Although not a 2019 study, a group of researchers implemented this strategy in prematurely aging mice through the use of partially reprogrammed pluripotent cells (Ocampo 2016). The results of this cellular reprogramming experiment showed improvements in cell metabolism and a reduction of reactive oxygen species, which play a vital role in oxidative damage of the genome, and as a result drives aging of the cell. One very important conclusion drawn from this experiment suggests that "epigenetic remodeling during cellular reprogramming acts as a driver of the improvement of age-associated phenotypes." And this is what the researchers at Stanford hoped to show in human cells.
The development of the epigenetic clock, which looks at DNA methylation levels to determine the age of a cell, has allowed for the Stanford researchers to pinpoint how successful their cellular reprogramming was. Looking at three distinct groups of human cells, clear improvements in their health can be observed post-transient reprogramming. In human fibroblasts and endothelial cells, rapid reversal of cellular aging and the aforementioned epigenetic clock were observed. Chondrocytes saw reduced inflammation. And aged muscle stem cells had heightened response times like that of a younger muscle cell. In all three experiments, cellular identity was preserved. This implies that the applied transient reprogramming can induce a more youthful version of the original cell, and that the induced stem cell will not stochastically become a different type of cell.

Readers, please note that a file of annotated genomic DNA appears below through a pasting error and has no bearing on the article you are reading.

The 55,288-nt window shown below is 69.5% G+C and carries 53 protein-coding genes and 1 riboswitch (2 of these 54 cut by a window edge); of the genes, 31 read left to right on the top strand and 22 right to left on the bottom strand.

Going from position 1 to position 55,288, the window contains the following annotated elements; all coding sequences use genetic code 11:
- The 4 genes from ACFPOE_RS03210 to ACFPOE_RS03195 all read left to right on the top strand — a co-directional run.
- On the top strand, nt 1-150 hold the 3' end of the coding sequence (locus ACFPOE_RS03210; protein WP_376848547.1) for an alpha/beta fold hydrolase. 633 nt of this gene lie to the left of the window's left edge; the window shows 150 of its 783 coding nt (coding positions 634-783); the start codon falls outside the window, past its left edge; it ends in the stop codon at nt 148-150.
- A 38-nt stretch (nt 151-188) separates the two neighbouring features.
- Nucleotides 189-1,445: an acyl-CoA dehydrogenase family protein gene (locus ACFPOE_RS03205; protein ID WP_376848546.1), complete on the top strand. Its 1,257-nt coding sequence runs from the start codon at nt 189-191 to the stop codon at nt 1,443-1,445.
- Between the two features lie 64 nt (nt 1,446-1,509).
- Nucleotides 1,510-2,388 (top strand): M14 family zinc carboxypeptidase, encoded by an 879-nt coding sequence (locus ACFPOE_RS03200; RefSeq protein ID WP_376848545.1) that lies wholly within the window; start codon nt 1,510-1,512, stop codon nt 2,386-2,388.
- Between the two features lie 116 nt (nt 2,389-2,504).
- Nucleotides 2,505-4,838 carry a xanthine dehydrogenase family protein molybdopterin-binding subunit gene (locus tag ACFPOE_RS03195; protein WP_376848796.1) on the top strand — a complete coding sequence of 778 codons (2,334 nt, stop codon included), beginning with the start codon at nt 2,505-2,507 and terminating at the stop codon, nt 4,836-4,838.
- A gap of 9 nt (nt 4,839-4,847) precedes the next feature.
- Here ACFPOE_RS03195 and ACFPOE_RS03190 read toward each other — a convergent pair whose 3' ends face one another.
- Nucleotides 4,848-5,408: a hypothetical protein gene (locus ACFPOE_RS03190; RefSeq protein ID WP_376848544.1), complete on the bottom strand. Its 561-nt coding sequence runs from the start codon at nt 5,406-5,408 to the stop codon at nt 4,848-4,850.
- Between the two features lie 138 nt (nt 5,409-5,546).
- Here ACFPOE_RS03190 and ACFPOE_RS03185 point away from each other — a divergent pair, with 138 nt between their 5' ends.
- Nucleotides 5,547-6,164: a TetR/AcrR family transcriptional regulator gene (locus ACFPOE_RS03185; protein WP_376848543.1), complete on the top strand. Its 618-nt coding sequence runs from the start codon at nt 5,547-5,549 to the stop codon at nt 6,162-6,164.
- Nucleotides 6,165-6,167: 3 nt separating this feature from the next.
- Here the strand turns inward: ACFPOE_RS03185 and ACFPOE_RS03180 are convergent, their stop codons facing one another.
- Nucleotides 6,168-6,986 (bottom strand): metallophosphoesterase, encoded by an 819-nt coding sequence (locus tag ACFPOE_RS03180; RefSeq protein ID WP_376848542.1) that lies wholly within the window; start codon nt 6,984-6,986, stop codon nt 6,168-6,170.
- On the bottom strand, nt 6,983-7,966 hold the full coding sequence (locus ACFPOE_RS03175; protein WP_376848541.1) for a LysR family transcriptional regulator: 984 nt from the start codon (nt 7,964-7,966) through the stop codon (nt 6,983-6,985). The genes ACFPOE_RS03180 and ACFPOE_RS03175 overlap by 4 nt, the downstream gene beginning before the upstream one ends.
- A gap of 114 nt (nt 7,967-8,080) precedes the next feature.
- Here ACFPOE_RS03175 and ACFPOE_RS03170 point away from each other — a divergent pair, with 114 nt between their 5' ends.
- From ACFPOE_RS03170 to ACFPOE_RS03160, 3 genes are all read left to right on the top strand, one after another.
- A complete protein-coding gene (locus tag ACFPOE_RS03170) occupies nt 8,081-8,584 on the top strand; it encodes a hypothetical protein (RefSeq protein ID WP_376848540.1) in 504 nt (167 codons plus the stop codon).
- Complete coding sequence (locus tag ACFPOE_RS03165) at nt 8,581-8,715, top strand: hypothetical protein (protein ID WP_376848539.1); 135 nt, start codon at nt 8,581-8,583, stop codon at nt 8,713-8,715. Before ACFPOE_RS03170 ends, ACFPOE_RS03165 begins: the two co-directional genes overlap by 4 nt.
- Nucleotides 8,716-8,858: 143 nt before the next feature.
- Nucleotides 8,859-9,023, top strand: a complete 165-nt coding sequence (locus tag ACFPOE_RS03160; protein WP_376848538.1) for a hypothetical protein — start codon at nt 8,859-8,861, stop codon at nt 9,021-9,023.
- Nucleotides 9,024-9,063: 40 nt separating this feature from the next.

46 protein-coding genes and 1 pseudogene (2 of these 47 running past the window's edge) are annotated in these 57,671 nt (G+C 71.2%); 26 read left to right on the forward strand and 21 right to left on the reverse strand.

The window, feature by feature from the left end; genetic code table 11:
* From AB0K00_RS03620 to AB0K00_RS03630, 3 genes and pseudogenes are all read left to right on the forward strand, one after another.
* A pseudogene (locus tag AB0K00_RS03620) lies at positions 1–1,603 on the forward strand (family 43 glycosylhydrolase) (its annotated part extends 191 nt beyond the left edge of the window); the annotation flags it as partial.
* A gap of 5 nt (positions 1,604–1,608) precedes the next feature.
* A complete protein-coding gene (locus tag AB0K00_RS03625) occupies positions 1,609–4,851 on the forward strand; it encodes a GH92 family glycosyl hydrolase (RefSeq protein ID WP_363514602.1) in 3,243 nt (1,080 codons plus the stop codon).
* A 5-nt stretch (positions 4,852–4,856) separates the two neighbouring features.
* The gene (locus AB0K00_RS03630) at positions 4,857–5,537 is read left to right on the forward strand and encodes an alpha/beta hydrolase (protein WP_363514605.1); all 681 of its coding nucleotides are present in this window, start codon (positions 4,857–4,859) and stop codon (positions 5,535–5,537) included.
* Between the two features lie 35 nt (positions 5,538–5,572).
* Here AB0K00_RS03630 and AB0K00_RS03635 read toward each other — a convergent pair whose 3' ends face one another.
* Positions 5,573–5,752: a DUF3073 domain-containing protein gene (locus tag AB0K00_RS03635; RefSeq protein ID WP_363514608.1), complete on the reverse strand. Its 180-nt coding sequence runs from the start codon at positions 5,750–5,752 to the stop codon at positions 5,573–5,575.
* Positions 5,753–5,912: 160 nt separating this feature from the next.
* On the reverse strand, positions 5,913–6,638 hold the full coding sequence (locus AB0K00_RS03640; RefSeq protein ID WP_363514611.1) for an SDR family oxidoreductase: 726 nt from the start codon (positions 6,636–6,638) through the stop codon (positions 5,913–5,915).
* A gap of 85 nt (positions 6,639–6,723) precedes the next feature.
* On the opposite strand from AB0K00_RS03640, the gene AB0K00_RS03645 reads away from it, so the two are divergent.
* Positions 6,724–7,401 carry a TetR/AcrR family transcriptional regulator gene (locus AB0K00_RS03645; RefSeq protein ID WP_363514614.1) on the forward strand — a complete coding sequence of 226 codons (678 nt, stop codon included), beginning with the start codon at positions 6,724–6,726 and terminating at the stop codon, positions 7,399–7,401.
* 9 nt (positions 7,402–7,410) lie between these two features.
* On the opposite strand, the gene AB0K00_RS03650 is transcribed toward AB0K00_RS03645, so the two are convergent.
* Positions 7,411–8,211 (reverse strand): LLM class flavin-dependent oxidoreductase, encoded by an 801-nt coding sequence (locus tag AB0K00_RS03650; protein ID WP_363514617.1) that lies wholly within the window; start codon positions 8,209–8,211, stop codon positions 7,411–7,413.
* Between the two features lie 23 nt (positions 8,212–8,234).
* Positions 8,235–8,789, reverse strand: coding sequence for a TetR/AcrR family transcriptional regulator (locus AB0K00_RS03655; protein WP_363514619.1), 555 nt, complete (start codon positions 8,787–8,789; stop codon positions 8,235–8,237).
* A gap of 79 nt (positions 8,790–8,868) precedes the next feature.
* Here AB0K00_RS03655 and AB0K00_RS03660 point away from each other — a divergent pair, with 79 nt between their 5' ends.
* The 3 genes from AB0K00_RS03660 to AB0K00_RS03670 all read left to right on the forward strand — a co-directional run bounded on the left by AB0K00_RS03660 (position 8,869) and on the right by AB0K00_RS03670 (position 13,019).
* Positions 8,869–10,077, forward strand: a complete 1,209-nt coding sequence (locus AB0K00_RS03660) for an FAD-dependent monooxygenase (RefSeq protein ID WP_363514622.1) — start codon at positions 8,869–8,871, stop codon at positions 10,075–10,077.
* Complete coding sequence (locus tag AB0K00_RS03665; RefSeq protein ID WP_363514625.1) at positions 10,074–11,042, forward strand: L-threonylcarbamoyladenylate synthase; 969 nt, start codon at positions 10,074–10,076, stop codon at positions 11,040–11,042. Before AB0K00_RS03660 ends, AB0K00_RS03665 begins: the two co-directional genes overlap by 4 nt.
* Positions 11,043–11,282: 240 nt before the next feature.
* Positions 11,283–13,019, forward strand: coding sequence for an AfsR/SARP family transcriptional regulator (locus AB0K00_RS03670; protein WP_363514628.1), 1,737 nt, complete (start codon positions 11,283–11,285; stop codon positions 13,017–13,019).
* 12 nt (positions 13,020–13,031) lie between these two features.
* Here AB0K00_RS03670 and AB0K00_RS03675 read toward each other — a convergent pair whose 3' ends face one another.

With more research on the technique, I believe that this Epigenetic Reprogramming of Aging (ERA) has huge therapeutic implications in combatting age-related pathology and in turn increasing worldwide life expectancies.
With every new therapeutic technique comes its own set of ethical, legal, and social issues. I view the ERA as being less problematic than most stem cell therapies, at least ethically, because induced stem cells are used. This means that aged somatic stem cells revert to an embryonic-like state, but embryonic stem cells are not used. Socially, it is difficult to gauge the possible financial constraints that would be present, but I’m assuming in its infancy the therapy would likely be relatively expensive, and probably only available for the rich until it becomes more commonplace. Since it has been proven that "induced pluripotent stem cells don't increase genetic mutations," the path to introducing this therapy to in vivo and ex vivo human trials would likely have less hurdles to face (Mjoseth 2017).
In my opinion, the possible implications of this therapy are profound. This therapy could theoretically turn back the clock for people experiencing the ill-effects of aging, while possibly increasing the time that we spend in our "peak" physical and mental phenotypic state. And if we are able to eventually implement this on a world-wide scale, we should expect to see further increases in life expectancies, which I think is a great thing – although some ordinary social constructs may have to evolve to better suit our ever-aging population.